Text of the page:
Long-distance wood procurement and the Chaco florescence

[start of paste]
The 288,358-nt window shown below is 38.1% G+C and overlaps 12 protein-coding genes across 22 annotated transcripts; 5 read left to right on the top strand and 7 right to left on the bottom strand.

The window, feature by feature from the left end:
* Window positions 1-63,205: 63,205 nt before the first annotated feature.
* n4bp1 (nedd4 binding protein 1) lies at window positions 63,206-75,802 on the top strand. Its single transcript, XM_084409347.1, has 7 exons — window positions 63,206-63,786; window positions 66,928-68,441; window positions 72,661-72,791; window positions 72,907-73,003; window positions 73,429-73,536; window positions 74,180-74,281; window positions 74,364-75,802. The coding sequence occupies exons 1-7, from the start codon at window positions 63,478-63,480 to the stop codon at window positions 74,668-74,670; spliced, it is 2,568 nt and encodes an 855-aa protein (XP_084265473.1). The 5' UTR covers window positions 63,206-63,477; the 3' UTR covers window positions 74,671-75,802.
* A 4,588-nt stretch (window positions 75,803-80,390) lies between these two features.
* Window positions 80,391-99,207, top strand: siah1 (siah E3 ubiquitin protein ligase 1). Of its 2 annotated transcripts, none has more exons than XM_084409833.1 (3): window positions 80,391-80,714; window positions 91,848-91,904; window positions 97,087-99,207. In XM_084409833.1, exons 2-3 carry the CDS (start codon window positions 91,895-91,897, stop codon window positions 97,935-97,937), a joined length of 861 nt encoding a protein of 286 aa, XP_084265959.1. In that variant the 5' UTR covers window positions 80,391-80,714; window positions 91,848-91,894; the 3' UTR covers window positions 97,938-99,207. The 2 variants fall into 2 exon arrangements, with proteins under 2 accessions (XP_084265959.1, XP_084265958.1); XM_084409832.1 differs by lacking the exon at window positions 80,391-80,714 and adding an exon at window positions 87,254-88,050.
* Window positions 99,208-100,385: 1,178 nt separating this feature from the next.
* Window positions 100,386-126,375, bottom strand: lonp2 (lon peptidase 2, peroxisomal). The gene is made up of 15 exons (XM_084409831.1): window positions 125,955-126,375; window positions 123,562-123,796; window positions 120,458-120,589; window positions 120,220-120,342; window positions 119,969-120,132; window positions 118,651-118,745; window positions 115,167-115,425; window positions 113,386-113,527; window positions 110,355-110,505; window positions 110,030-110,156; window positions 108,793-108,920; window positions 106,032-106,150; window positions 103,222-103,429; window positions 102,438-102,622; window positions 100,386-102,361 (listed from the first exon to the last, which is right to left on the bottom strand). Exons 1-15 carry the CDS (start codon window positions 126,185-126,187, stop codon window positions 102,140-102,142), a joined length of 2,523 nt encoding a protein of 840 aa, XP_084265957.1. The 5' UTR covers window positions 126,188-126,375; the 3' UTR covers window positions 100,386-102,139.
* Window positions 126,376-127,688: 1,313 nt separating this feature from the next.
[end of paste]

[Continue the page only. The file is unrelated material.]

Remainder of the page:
First documented during a military reconnaissance in 1849, Chaco Canyon and the Ancestral Pueblo society that flourished therein [850–1140 Common Era (CE)] have been the focus of archaeological investigation for more than a century. Beginning in the early ninth century CE, the inhabitants of farming communities lining a 14-km stretch of the lower canyon in present-day northwest New Mexico erected massive free-standing masonry pueblos, or “great houses.” Great houses are monumental in scale and are among the most iconic and remarkable feats associated with Chacoan societal development. The construction of one multistory great house, Pueblo Bonito, with at least 650 masonry rooms, required the Chacoan people to quarry 50,000 tons of sandstone and harvest and transport more than 50,000 pine (Pinus sp.), fir (Abies sp.), and spruce (Picea sp.) trees from distant (60−80 km) montane forests (Fig. 1). Guiterman et al.’s (1) analysis of a spatially broad sample of construction timbers from 7 of 11 great houses in Chaco Canyon documents the chronology and spatial extent of wood harvesting strategies and reveals a significant and previously unknown wood source.